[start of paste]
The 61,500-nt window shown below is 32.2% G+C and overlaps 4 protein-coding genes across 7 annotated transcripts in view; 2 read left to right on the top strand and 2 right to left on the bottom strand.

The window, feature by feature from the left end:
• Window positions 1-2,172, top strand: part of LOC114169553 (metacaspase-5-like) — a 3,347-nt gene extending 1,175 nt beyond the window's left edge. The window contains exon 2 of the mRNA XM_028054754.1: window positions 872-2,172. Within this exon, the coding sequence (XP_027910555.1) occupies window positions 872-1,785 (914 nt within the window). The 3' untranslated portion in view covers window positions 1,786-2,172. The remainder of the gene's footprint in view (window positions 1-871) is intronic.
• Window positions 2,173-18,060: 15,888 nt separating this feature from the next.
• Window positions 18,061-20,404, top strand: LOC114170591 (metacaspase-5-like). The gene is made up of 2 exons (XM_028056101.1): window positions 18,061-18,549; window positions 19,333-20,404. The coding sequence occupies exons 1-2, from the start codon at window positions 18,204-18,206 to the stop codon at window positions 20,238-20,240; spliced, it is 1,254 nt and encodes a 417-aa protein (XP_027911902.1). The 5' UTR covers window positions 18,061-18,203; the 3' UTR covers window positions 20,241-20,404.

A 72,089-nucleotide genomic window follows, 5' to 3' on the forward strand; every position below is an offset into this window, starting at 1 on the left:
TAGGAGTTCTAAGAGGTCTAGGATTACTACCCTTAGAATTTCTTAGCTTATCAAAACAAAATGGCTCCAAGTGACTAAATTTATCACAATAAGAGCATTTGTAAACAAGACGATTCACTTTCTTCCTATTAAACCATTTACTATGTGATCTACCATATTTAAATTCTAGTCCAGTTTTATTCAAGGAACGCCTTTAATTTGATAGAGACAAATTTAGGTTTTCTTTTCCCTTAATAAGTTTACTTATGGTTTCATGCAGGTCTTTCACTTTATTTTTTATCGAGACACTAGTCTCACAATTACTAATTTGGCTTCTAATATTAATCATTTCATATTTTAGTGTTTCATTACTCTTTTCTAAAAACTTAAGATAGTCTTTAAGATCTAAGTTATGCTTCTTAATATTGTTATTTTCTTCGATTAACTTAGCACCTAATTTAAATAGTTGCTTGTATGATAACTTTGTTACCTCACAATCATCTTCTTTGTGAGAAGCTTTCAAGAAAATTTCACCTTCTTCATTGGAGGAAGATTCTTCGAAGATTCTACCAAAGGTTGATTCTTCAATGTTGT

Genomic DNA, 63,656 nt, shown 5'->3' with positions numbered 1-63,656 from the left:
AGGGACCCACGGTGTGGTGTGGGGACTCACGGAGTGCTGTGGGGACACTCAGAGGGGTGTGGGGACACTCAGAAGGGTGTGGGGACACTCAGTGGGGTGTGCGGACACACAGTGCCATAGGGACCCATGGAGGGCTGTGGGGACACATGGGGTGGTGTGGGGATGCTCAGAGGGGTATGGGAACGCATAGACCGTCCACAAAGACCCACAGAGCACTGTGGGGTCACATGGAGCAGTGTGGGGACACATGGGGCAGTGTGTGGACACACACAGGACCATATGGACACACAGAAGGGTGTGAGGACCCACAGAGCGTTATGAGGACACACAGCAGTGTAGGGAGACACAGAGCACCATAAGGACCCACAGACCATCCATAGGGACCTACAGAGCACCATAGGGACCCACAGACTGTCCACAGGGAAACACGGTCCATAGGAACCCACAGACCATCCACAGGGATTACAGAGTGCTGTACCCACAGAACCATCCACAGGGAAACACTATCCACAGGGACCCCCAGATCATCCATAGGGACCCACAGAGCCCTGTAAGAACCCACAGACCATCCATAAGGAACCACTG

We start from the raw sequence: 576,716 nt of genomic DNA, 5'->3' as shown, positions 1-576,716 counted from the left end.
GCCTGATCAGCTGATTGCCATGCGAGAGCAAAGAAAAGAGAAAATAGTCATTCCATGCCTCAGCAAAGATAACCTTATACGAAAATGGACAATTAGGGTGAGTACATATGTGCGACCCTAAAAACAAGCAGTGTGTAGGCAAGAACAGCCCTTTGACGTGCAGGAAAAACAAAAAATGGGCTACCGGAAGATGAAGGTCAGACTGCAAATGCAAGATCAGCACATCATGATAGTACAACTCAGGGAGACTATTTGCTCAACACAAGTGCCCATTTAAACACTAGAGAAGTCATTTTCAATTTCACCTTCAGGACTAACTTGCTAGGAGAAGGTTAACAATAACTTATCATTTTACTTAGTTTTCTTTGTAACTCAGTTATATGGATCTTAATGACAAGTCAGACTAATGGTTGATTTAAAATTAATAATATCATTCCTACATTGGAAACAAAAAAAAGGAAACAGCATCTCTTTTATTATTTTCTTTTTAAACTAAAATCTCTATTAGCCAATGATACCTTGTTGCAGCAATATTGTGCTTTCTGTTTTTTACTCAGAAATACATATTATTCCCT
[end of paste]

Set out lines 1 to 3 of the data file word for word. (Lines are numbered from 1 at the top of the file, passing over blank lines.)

The 61,500-nt window shown below is 32.2% G+C and overlaps 4 protein-coding genes across 7 annotated transcripts in view; 2 read left to right on the top strand and 2 right to left on the bottom strand.

The window, feature by feature from the left end:
• Window positions 1-2,172, top strand: part of LOC114169553 (metacaspase-5-like) — a 3,347-nt gene extending 1,175 nt beyond the window's left edge. The window contains exon 2 of the mRNA XM_028054754.1: window positions 872-2,172. Within this exon, the coding sequence (XP_027910555.1) occupies window positions 872-1,785 (914 nt within the window). The 3' untranslated portion in view covers window positions 1,786-2,172. The remainder of the gene's footprint in view (window positions 1-871) is intronic.